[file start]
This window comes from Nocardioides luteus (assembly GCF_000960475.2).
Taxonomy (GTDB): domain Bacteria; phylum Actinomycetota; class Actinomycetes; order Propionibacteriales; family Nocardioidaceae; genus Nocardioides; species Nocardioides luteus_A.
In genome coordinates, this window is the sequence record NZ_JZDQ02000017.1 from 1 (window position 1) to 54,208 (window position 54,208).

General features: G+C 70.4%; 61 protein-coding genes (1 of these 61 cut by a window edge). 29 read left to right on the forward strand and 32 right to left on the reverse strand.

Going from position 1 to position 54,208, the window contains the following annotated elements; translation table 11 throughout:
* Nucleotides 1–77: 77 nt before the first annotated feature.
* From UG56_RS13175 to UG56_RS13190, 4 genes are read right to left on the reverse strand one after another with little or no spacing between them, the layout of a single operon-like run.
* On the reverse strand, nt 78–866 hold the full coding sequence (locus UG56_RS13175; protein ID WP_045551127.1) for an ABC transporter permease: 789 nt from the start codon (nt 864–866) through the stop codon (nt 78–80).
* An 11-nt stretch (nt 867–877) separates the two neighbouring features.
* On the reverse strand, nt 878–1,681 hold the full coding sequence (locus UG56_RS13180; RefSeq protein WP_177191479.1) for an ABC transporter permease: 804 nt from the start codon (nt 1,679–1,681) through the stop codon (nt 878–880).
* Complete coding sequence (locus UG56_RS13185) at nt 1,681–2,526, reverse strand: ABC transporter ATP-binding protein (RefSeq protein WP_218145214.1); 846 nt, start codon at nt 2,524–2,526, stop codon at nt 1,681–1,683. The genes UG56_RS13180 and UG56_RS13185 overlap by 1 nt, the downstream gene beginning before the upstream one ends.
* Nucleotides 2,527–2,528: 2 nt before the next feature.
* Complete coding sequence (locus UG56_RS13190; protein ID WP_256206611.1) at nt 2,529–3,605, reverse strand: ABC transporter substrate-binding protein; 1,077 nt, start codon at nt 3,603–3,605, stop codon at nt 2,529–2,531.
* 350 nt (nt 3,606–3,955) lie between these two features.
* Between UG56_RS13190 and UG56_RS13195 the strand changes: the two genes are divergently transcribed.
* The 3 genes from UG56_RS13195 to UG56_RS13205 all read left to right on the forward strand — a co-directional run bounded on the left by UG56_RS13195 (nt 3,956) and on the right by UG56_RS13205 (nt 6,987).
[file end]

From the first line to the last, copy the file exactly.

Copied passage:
This window comes from Nocardioides luteus (assembly GCF_000960475.2).
Taxonomy (GTDB): domain Bacteria; phylum Actinomycetota; class Actinomycetes; order Propionibacteriales; family Nocardioidaceae; genus Nocardioides; species Nocardioides luteus_A.
In genome coordinates, this window is the sequence record NZ_JZDQ02000017.1 from 1 (window position 1) to 54,208 (window position 54,208).

General features: G+C 70.4%; 61 protein-coding genes (1 of these 61 cut by a window edge). 29 read left to right on the forward strand and 32 right to left on the reverse strand.

Going from position 1 to position 54,208, the window contains the following annotated elements; translation table 11 throughout:
* Nucleotides 1–77: 77 nt before the first annotated feature.
* From UG56_RS13175 to UG56_RS13190, 4 genes are read right to left on the reverse strand one after another with little or no spacing between them, the layout of a single operon-like run.
* On the reverse strand, nt 78–866 hold the full coding sequence (locus UG56_RS13175; protein ID WP_045551127.1) for an ABC transporter permease: 789 nt from the start codon (nt 864–866) through the stop codon (nt 78–80).
* An 11-nt stretch (nt 867–877) separates the two neighbouring features.
* On the reverse strand, nt 878–1,681 hold the full coding sequence (locus UG56_RS13180; RefSeq protein WP_177191479.1) for an ABC transporter permease: 804 nt from the start codon (nt 1,679–1,681) through the stop codon (nt 878–880).
* Complete coding sequence (locus UG56_RS13185) at nt 1,681–2,526, reverse strand: ABC transporter ATP-binding protein (RefSeq protein WP_218145214.1); 846 nt, start codon at nt 2,524–2,526, stop codon at nt 1,681–1,683. The genes UG56_RS13180 and UG56_RS13185 overlap by 1 nt, the downstream gene beginning before the upstream one ends.
* Nucleotides 2,527–2,528: 2 nt before the next feature.
* Complete coding sequence (locus UG56_RS13190; protein ID WP_256206611.1) at nt 2,529–3,605, reverse strand: ABC transporter substrate-binding protein; 1,077 nt, start codon at nt 3,603–3,605, stop codon at nt 2,529–2,531.
* 350 nt (nt 3,606–3,955) lie between these two features.
* Between UG56_RS13190 and UG56_RS13195 the strand changes: the two genes are divergently transcribed.
* The 3 genes from UG56_RS13195 to UG56_RS13205 all read left to right on the forward strand — a co-directional run bounded on the left by UG56_RS13195 (nt 3,956) and on the right by UG56_RS13205 (nt 6,987).